The PEOPLE of the State of New York, Respondent, v. Larry TAYLOR, Defendant-Appellant.
Judgment, Supreme Court, New York County (James A. Yates, J.), rendered July 9, 2003, convicting defendant, after a jury trial, of criminal possession of a weapon in the third degree, and sentencing him, as a second felony offender, to a term of 2 to 4 years, unanimously affirmed.
The court properly denied defendant's suppression motion. The record establishes that the police entered defendant's apartment with the voluntary consent of defendant's companion, with whom he lived (see People v. Gonzalez, 39 N.Y.2d 122, 383 N.Y.S.2d 215, 347 N.E.2d 575  ). The hearing court's finding of implied or tacit consent is supported by evidence that defendant's companion was insistent on showing the police an order of protection she claimed to have against the complainant, which she said was in the apartment, and that she did not protest when the officer accompanied her into the apartment. The companion's conduct, viewed as a whole, demonstrated that she voluntarily brought the officer into the apartment in order to show her the order (see e.g. People v. Smith, 239 A.D.2d 219, 658 N.Y.S.2d 259 , lv. denied 90 N.Y.2d 911, 663 N.Y.S.2d 523, 686 N.E.2d 235 ; People v. Brown, 234 A.D.2d 211, 651 N.Y.S.2d 981 , affd. 91 N.Y.2d 854, 668 N.Y.S.2d 551, 691 N.E.2d 622 ; People v. Washington, 209 A.D.2d 817, 819, 619 N.Y.S.2d 360 , lv. denied 85 N.Y.2d 944, 627 N.Y.S.2d 1006, 651 N.E.2d 931  ).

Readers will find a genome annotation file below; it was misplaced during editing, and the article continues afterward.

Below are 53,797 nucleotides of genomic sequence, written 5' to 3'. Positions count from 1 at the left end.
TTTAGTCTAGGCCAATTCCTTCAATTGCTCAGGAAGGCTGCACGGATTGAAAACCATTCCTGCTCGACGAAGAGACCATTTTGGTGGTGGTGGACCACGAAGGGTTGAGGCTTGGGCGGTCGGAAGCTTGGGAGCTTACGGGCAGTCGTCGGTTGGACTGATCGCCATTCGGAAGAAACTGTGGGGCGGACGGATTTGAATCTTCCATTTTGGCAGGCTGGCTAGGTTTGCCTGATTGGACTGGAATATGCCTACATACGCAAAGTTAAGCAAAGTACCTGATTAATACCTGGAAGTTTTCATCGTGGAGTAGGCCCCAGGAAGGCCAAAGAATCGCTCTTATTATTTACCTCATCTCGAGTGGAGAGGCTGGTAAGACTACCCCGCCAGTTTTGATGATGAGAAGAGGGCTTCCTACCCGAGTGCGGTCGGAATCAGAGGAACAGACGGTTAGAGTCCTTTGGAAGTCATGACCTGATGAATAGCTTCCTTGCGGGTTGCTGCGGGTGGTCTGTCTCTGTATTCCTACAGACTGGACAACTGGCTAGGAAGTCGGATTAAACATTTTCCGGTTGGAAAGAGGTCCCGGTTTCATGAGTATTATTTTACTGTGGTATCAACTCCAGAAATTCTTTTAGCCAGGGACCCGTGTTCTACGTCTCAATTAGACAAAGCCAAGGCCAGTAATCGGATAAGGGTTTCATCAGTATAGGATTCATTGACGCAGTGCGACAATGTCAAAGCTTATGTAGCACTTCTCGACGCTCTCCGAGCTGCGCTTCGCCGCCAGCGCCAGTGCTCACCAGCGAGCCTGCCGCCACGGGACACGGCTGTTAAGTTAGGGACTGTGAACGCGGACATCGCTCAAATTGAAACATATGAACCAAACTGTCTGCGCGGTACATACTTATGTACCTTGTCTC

The verdict was based on legally sufficient evidence and was not against the weight of the evidence. There is no basis for disturbing the jury's determinations concerning credibility (see People v. Gaimari, 176 N.Y. 84, 94, 68 N.E. 112  ). The fact that the jury acquitted defendant of other charges does not warrant a different conclusion (see People v. Rayam, 94 N.Y.2d 557, 708 N.Y.S.2d 37, 729 N.E.2d 694  ). To the extent that defendant is also making a repugnant verdict argument, that claim is unpreserved and without merit.